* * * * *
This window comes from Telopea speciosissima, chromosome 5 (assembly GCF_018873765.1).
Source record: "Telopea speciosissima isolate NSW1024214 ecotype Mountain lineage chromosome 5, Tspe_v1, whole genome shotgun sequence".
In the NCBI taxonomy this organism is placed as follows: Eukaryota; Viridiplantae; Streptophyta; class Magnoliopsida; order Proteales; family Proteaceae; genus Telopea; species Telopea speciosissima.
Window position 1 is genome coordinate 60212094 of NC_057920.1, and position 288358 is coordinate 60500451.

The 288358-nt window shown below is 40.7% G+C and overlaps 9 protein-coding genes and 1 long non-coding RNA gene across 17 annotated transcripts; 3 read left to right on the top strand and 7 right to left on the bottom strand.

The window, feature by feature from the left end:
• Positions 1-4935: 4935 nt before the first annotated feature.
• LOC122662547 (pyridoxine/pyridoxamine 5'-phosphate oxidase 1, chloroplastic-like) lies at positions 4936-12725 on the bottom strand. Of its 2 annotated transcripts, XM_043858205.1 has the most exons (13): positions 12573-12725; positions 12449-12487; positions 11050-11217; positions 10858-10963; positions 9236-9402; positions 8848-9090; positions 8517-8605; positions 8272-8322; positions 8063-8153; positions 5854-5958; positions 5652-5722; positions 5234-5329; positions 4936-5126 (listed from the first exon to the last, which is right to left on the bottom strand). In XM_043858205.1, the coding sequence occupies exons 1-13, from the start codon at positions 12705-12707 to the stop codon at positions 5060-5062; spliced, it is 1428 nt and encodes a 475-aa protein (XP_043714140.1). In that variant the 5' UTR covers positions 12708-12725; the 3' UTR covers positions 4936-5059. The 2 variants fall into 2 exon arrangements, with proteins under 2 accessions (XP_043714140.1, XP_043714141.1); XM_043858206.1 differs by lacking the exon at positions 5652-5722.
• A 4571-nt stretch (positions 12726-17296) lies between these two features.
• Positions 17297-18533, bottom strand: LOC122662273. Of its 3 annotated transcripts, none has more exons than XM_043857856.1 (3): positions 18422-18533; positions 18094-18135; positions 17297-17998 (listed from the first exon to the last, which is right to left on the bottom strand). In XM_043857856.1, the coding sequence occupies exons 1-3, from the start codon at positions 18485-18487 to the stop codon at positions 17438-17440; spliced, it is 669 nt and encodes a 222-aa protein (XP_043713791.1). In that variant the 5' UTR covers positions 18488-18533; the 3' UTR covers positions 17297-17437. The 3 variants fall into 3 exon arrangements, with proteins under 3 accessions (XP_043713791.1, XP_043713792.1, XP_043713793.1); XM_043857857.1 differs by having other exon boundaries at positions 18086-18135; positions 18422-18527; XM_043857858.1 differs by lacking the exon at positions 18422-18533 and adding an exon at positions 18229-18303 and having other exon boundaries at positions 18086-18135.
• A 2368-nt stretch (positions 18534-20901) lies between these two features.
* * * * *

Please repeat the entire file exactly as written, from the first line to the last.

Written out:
This window comes from Telopea speciosissima, chromosome 5 (assembly GCF_018873765.1).
Source record: "Telopea speciosissima isolate NSW1024214 ecotype Mountain lineage chromosome 5, Tspe_v1, whole genome shotgun sequence".
In the NCBI taxonomy this organism is placed as follows: Eukaryota; Viridiplantae; Streptophyta; class Magnoliopsida; order Proteales; family Proteaceae; genus Telopea; species Telopea speciosissima.
Window position 1 is genome coordinate 60212094 of NC_057920.1, and position 288358 is coordinate 60500451.

The 288358-nt window shown below is 40.7% G+C and overlaps 9 protein-coding genes and 1 long non-coding RNA gene across 17 annotated transcripts; 3 read left to right on the top strand and 7 right to left on the bottom strand.

The window, feature by feature from the left end:
• Positions 1-4935: 4935 nt before the first annotated feature.
• LOC122662547 (pyridoxine/pyridoxamine 5'-phosphate oxidase 1, chloroplastic-like) lies at positions 4936-12725 on the bottom strand. Of its 2 annotated transcripts, XM_043858205.1 has the most exons (13): positions 12573-12725; positions 12449-12487; positions 11050-11217; positions 10858-10963; positions 9236-9402; positions 8848-9090; positions 8517-8605; positions 8272-8322; positions 8063-8153; positions 5854-5958; positions 5652-5722; positions 5234-5329; positions 4936-5126 (listed from the first exon to the last, which is right to left on the bottom strand). In XM_043858205.1, the coding sequence occupies exons 1-13, from the start codon at positions 12705-12707 to the stop codon at positions 5060-5062; spliced, it is 1428 nt and encodes a 475-aa protein (XP_043714140.1). In that variant the 5' UTR covers positions 12708-12725; the 3' UTR covers positions 4936-5059. The 2 variants fall into 2 exon arrangements, with proteins under 2 accessions (XP_043714140.1, XP_043714141.1); XM_043858206.1 differs by lacking the exon at positions 5652-5722.
• A 4571-nt stretch (positions 12726-17296) lies between these two features.
• Positions 17297-18533, bottom strand: LOC122662273. Of its 3 annotated transcripts, none has more exons than XM_043857856.1 (3): positions 18422-18533; positions 18094-18135; positions 17297-17998 (listed from the first exon to the last, which is right to left on the bottom strand). In XM_043857856.1, the coding sequence occupies exons 1-3, from the start codon at positions 18485-18487 to the stop codon at positions 17438-17440; spliced, it is 669 nt and encodes a 222-aa protein (XP_043713791.1). In that variant the 5' UTR covers positions 18488-18533; the 3' UTR covers positions 17297-17437. The 3 variants fall into 3 exon arrangements, with proteins under 3 accessions (XP_043713791.1, XP_043713792.1, XP_043713793.1); XM_043857857.1 differs by having other exon boundaries at positions 18086-18135; positions 18422-18527; XM_043857858.1 differs by lacking the exon at positions 18422-18533 and adding an exon at positions 18229-18303 and having other exon boundaries at positions 18086-18135.
• A 2368-nt stretch (positions 18534-20901) lies between these two features.